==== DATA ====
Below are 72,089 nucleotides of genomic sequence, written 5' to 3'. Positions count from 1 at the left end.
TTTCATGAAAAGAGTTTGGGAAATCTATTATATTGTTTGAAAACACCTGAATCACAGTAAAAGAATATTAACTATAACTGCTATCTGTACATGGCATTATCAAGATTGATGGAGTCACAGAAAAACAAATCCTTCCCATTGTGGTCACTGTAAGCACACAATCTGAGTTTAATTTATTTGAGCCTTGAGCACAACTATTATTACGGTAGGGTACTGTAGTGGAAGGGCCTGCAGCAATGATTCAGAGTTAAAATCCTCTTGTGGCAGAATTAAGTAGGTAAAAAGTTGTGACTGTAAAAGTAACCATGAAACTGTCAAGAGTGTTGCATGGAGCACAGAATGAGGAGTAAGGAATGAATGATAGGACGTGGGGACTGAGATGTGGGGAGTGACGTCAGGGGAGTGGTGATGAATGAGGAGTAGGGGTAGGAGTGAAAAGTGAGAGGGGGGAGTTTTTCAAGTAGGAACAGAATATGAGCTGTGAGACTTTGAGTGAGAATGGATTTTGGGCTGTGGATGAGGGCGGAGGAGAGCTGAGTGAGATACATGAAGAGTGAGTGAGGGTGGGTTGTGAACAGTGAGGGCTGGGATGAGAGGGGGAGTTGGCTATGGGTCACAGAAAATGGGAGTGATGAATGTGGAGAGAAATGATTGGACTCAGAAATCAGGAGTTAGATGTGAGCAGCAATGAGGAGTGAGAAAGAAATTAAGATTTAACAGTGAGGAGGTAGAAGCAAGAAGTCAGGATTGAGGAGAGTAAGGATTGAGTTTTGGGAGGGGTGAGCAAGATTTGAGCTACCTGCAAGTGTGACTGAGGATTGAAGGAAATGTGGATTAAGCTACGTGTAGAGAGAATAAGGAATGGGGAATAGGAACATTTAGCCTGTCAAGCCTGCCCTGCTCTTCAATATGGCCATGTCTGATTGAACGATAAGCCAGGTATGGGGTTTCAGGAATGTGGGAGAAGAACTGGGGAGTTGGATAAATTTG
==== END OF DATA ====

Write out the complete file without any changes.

Below are 72,089 nucleotides of genomic sequence, written 5' to 3'. Positions count from 1 at the left end.
TTTCATGAAAAGAGTTTGGGAAATCTATTATATTGTTTGAAAACACCTGAATCACAGTAAAAGAATATTAACTATAACTGCTATCTGTACATGGCATTATCAAGATTGATGGAGTCACAGAAAAACAAATCCTTCCCATTGTGGTCACTGTAAGCACACAATCTGAGTTTAATTTATTTGAGCCTTGAGCACAACTATTATTACGGTAGGGTACTGTAGTGGAAGGGCCTGCAGCAATGATTCAGAGTTAAAATCCTCTTGTGGCAGAATTAAGTAGGTAAAAAGTTGTGACTGTAAAAGTAACCATGAAACTGTCAAGAGTGTTGCATGGAGCACAGAATGAGGAGTAAGGAATGAATGATAGGACGTGGGGACTGAGATGTGGGGAGTGACGTCAGGGGAGTGGTGATGAATGAGGAGTAGGGGTAGGAGTGAAAAGTGAGAGGGGGGAGTTTTTCAAGTAGGAACAGAATATGAGCTGTGAGACTTTGAGTGAGAATGGATTTTGGGCTGTGGATGAGGGCGGAGGAGAGCTGAGTGAGATACATGAAGAGTGAGTGAGGGTGGGTTGTGAACAGTGAGGGCTGGGATGAGAGGGGGAGTTGGCTATGGGTCACAGAAAATGGGAGTGATGAATGTGGAGAGAAATGATTGGACTCAGAAATCAGGAGTTAGATGTGAGCAGCAATGAGGAGTGAGAAAGAAATTAAGATTTAACAGTGAGGAGGTAGAAGCAAGAAGTCAGGATTGAGGAGAGTAAGGATTGAGTTTTGGGAGGGGTGAGCAAGATTTGAGCTACCTGCAAGTGTGACTGAGGATTGAAGGAAATGTGGATTAAGCTACGTGTAGAGAGAATAAGGAATGGGGAATAGGAACATTTAGCCTGTCAAGCCTGCCCTGCTCTTCAATATGGCCATGTCTGATTGAACGATAAGCCAGGTATGGGGTTTCAGGAATGTGGGAGAAGAACTGGGGAGTTGGATAAATTTG